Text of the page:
Last weekend the March Against Monsanto once again saw millions join in around the world to stand up for quality food supply. Monsanto, the world’s largest biotech company and producer of GMO foods, has been challenged by the public since GMOs first began hitting grocery stores. People are concerned about the safety of GMOs when it comes to their health and the environment, as our right and ability to produce natural foods in a natural way is being compromised without our permission.
One of the largest themes that came out of this year’s event was that activists are no longer against any one person or thing, instead they are with and for nature, for health, and for truth.
Toronto was among 428 other cities from 38 countries around the world that participated in this grassroots march, which took place on May 23rd. People chanting and holding signs marched in Toronto from Queens Park to Christy Pits, where the Farm 2 Fork festival then took place, showcasing all organic and vegetarian food as well as speakers and performances that engaged hundreds of people.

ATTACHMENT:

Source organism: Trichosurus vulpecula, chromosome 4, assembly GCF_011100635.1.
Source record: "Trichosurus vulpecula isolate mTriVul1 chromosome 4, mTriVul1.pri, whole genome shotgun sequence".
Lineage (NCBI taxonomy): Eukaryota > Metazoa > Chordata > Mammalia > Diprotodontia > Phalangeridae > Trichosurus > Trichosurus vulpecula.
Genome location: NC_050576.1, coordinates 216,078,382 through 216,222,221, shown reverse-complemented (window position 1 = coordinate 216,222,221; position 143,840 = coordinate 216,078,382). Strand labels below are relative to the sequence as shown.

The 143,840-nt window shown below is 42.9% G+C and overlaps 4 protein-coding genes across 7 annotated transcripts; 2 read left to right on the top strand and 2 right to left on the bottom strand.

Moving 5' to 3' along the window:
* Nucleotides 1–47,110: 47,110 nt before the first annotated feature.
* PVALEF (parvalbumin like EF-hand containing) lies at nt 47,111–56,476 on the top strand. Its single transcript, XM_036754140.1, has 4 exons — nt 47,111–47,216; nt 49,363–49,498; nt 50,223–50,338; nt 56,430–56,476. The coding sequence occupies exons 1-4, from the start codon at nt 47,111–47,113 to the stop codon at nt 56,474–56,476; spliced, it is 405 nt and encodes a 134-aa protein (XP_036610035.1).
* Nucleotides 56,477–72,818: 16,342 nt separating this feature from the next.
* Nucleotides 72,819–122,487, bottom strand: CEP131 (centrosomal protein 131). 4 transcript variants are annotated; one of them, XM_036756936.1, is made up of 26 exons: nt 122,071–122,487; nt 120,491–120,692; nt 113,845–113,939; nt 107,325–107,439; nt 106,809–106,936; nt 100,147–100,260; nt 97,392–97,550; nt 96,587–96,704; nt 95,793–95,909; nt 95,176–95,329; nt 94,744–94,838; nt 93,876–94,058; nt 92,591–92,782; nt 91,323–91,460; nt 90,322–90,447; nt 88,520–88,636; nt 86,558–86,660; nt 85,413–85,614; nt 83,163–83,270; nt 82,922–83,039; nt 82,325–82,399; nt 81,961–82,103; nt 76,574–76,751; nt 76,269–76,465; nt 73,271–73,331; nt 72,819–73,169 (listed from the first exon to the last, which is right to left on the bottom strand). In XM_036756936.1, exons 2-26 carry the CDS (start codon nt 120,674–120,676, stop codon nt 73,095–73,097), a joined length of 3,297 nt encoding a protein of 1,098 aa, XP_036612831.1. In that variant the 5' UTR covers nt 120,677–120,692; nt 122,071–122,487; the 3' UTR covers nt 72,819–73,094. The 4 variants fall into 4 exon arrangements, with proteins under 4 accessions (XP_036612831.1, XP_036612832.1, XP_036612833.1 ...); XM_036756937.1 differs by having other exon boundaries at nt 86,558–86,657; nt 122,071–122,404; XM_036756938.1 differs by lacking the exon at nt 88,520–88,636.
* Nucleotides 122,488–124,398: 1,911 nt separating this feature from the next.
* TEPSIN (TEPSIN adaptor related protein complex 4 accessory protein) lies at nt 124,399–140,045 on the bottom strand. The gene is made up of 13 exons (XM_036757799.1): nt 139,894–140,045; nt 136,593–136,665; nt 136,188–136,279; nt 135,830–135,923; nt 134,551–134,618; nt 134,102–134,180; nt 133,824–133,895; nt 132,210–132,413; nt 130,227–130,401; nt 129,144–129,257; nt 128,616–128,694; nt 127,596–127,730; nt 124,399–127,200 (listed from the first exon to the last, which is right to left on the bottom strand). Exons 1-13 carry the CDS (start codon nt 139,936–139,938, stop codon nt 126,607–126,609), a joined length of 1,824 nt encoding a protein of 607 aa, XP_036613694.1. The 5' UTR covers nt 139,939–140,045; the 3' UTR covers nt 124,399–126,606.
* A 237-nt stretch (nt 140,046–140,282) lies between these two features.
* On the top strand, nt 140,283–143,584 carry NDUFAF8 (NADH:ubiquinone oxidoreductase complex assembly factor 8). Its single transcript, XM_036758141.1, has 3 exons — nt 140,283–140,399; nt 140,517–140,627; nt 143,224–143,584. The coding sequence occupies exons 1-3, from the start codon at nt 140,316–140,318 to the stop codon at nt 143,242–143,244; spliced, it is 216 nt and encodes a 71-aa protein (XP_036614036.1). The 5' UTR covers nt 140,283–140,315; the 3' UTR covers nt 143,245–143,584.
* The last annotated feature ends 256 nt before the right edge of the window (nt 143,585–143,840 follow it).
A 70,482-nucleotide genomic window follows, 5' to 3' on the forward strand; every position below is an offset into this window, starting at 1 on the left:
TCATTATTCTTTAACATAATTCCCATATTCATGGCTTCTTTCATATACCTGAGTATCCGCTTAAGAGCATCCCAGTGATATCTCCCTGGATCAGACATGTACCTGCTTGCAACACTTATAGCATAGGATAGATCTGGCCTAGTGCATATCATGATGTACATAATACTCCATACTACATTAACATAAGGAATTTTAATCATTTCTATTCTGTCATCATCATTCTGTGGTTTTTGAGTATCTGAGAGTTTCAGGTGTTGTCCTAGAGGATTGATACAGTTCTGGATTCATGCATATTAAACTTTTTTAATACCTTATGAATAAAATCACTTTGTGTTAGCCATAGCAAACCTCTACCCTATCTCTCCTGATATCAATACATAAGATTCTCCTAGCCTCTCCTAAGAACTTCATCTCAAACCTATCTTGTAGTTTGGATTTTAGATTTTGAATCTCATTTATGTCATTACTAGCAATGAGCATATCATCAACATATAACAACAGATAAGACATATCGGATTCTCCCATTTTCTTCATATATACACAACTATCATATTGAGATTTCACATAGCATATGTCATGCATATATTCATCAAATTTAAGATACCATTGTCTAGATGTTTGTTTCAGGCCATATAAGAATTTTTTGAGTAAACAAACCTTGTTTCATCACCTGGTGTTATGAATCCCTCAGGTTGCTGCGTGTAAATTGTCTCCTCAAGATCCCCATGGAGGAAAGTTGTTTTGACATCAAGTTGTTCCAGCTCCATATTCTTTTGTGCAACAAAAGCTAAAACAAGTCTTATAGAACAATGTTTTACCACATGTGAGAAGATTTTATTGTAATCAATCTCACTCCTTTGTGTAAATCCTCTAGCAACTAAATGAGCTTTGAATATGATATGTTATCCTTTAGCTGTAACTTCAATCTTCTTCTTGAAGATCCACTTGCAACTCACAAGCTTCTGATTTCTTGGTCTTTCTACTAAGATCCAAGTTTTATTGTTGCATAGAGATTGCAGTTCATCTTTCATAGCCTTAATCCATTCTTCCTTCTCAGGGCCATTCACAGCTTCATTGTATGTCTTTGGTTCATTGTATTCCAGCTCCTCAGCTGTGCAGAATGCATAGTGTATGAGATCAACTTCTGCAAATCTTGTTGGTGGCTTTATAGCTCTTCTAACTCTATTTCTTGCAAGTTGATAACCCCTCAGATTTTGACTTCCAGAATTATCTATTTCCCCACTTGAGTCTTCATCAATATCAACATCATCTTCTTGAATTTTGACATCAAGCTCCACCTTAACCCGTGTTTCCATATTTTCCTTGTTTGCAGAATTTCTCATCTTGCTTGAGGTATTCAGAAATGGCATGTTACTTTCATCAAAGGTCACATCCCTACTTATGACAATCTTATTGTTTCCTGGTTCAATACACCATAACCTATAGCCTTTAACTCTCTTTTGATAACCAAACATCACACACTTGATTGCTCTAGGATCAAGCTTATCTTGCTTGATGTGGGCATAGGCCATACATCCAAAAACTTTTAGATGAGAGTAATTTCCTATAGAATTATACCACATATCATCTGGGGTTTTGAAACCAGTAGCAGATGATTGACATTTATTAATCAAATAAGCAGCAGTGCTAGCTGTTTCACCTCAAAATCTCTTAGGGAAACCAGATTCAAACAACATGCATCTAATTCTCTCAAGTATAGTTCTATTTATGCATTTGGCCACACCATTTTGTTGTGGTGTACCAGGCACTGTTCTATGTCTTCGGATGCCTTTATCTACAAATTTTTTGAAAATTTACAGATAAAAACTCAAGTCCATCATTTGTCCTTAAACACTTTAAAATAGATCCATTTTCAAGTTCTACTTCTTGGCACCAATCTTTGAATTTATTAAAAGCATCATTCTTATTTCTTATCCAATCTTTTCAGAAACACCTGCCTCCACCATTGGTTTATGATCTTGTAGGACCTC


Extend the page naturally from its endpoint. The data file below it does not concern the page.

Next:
The Movement Demands Rights
This movement is demanding a basic right we should all have: to know what we are eating. Labelling food that contains GMOs is common practice in 64 countries, yet the US and Canada are not one of them. It’s troubling to see so many other developed nations recognizing the dangers while we turn a blind eye here in North America.
This topic is also shaping up to be a hot one in the upcoming election, as more and more people are paying much closer attention to the food they are putting into their bodies. Leading the charge on the political front within government is NDP MP Murray Rankin (Victoria). He put forward a motion in the House of Commons calling for the mandatory labelling of food products containing ingredients that have been genetically modified.
He has been working closely with teen activist Rachel Parent, who has been advocating for labelling for some time now. Perhaps this will be the year of change, as endorsements for the motion have been well received. Industry organizations, consumer advocacy groups, prominent environmentalists, and food retailers agree that people have a right to know if they are consuming GMOs.
If you’re passionate about the topic you can add your name to an online petition at http://petition.ndp.ca/the-food-you-eat.
Need a bit more information about GMOs? Check out this link as a starting point for better understanding http://www.davidsuzuki.org/what-you-can-do/queen-of-green/faqs/food/understanding-gmo/.
You can also check out our GMO archives.
Photo Credit: AP Photo / Kamil Zihnigolu
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